A tornado might have carried Dorothy on a great adventure to the land of Oz, but in real life, you don’t want to get anywhere near one. Tornadoes happen when warm air from the Gulf of Mexico mixes with cold air from Canada, creating unstable conditions. Warm air mixing with cold air can cause vertical columns of rotating air, accompanied by thunderstorms.
Tornadoes are fascinating, but incredibly dangerous. They can move more than 300 miles per hour and destroy everything in their path. They can blow cars hundreds of yards and move straw with such force that it sticks on tree trunks.
Fun Facts about Tornadoes for Kids
- A funnel cloud is a cone-shaped cloud that doesn’t reach the ground. A tornado happens when the funnel cloud touches to the ground.
- Most tornadoes last only a few minutes. The most severe ones can last more than one hour.
- Tornadoes happen most often in the Great Plains states, which include Kansas, North Dakota, South Dakota, Louisiana, Oklahoma, Nebraska, Iowa and Arkansas.
- Tornadoes usually happen in the spring and summer. Sometimes they bring hail with them.
- There are over 1,000 tornadoes in the U.S. every year.
- Adventure: fun, thrilling experience
- Unstable: unpredictable, potentially dangerous
- Vertical: up and down instead of side to side
- Fascinating: interesting
Learn More All About Tornadoes
Check out this amazing video all about tornadoes:
A news clip of a tornado hitting Texas in 2013.
Tornado QUESTIONS & ANSWERS
Question 1: How do I know if a Tornado is coming?
Answer 1: Turn on a radio or watch your television in a thunderstorm. If you hear the words “tornado watch,” you know a Tornado could happen. If you hear the words “tornado warning,” a tornado has been spotted. Take cover right away.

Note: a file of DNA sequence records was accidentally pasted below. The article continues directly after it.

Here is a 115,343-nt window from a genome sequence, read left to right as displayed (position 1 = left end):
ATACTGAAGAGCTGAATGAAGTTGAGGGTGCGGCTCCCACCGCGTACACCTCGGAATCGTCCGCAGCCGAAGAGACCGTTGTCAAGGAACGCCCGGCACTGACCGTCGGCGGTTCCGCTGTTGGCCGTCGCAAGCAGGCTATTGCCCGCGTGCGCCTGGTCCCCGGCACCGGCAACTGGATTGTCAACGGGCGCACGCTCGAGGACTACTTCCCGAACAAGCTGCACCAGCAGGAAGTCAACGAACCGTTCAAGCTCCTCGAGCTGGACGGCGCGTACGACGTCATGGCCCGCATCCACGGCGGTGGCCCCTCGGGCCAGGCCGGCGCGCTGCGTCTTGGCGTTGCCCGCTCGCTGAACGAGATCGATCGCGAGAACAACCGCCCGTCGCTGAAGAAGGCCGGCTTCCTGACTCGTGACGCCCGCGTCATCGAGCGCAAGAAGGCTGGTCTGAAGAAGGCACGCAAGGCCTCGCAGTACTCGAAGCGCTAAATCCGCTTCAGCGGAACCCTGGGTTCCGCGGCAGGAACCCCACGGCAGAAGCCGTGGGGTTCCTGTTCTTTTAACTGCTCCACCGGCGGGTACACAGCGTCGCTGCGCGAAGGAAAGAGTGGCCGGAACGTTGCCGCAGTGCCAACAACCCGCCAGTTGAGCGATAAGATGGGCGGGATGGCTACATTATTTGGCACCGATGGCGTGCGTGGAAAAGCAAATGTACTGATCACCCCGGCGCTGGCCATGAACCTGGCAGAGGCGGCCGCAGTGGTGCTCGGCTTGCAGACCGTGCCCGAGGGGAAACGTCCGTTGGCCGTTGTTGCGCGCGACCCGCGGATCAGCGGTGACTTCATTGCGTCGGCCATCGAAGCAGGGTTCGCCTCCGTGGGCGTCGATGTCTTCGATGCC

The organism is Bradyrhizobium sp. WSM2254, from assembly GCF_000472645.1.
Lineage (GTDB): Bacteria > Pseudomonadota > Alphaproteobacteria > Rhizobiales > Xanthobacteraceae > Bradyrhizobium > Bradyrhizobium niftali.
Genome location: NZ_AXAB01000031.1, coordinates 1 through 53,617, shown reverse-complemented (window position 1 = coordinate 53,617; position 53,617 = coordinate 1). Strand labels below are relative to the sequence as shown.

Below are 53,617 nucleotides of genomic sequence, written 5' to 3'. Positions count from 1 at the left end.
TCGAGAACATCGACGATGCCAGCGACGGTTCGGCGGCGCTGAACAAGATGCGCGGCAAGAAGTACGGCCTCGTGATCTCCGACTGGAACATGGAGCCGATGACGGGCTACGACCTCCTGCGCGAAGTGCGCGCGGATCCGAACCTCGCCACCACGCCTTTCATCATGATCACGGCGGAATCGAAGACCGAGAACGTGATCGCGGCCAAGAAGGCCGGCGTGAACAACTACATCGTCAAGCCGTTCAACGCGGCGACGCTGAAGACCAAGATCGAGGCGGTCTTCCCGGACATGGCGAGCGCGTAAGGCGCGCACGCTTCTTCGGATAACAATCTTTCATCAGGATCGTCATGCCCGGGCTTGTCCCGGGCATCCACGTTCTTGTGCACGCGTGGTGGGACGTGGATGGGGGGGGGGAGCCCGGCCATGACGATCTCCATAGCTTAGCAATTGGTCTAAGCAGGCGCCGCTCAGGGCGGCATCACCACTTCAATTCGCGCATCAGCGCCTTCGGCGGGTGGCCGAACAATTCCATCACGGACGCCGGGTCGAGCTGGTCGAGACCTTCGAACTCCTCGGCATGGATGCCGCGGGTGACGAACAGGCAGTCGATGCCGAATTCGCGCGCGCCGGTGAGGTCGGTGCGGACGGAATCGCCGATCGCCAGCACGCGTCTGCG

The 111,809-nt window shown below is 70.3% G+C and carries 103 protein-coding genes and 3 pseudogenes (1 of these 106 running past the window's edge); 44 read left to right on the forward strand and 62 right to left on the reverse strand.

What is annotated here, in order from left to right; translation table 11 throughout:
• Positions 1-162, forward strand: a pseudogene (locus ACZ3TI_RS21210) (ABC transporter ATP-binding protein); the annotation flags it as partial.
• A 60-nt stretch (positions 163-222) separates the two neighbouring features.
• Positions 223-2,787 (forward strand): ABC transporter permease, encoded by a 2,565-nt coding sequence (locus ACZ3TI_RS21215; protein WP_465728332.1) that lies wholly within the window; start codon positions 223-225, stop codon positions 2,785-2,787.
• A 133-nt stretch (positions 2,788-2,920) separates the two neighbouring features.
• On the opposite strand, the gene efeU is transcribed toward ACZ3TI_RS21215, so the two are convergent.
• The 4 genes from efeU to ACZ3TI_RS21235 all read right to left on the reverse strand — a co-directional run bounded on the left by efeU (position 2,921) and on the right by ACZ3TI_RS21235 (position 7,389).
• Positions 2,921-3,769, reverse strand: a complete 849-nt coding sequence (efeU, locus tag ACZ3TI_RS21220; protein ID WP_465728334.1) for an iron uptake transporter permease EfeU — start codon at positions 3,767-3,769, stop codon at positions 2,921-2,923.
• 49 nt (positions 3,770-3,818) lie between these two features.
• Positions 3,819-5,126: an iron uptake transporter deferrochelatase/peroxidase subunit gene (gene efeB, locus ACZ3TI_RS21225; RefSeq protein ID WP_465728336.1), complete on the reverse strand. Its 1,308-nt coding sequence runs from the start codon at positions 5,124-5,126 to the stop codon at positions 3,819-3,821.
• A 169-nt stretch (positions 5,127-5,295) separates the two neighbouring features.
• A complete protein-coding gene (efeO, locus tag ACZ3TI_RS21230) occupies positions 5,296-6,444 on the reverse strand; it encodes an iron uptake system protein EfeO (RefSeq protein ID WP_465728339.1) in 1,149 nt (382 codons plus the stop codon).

Question 2: Where should I go in a Tornado?
Answer 2: Indoors, head to a basement or a room on the first floor without windows. A closet or bathroom is a good place. Hide under a table if you can. Outdoors, get down in a ditch or other low area. Don’t try to outrun a tornado.
Question 3: Is a Tornado the same as a Twister?
Answer 3: Yes a Tornado and a Twister are the same thing, just different wording. Although some people refer to the term twister as a small tornado. Meteorologists tend only to use Tornado.
Question 4: What country experiences the most Tornadoes?
Answer 4: Unfortunately the United States suffers most Tornadoes. Nowhere in the US can be sure to avoid a tornado but states like Texas, Oklahoma and Florida bare the brunt of them.
Question 5: How is a Tornado measured?
Answer 5: A Tornado is measured based on the wind intensity. The F Scale (Fujita Scale) is the categorized terminology used for measuring Tornadoes. The range goes from F0 to F5. If you hear about F5 Tornadoes you can rest assure that there will be plenty of destruction.
Question 6: How long does a Tornado last?
Answer 6: This can vary, a Tornado typically lasts no longer than 10 minutes but that’s not to say they don’t continue much longer. In fact a Tornado can last up to hour or more but thankfully this is rare.
Question 7: What is the wind speed of a Tornado?
Answer 7: Tornadoes can have wind speeds from 110 mph to 300 mph. An F5 Tornado has the more powerful devastating winds.
Question 8: When are Tornadoes most likely to occur?
Answer 8: Although a Tornado can occur anytime of the year the northern states are more at risk during the summer months while southern states are more at risk from March to May. As mentioned above these are only peak times, a Tornado can strike anytime of the year.
Cite This Page
You may cut-and-paste the below MLA and APA citation examples:
MLA Style Citation
Declan, Tobin. " Tornado Facts For Kids ." Easy Science for Kids, Oct 2020. Web. 31 Oct 2020. < https://easyscienceforkids.com/all-about-tornadoes/ >.
APA Style Citation
Tobin, Declan. (2020). Tornado Facts For Kids. Easy Science for Kids. Retrieved from https://easyscienceforkids.com/all-about-tornadoes/
We've recently added
- How To Build a Winogradsky Column and Learn About Soil Science
- Potato Light Bulb Experiment
- How To Use Friction to Pick Up Bottle of Rice
- How To Make Popcorn Dance
- Vinegar and Baking Soda Fire Extinguisher
- Power of Bleach
- Comparing Surface Tension of Liquids with Pennies
- Ice Cream Chemistry
- Using Distillation to Purify Water
- Filter Water with Dirt
- Build a Balloon Barometer
- Build Your Very Own Seismograph
Sponsored Links :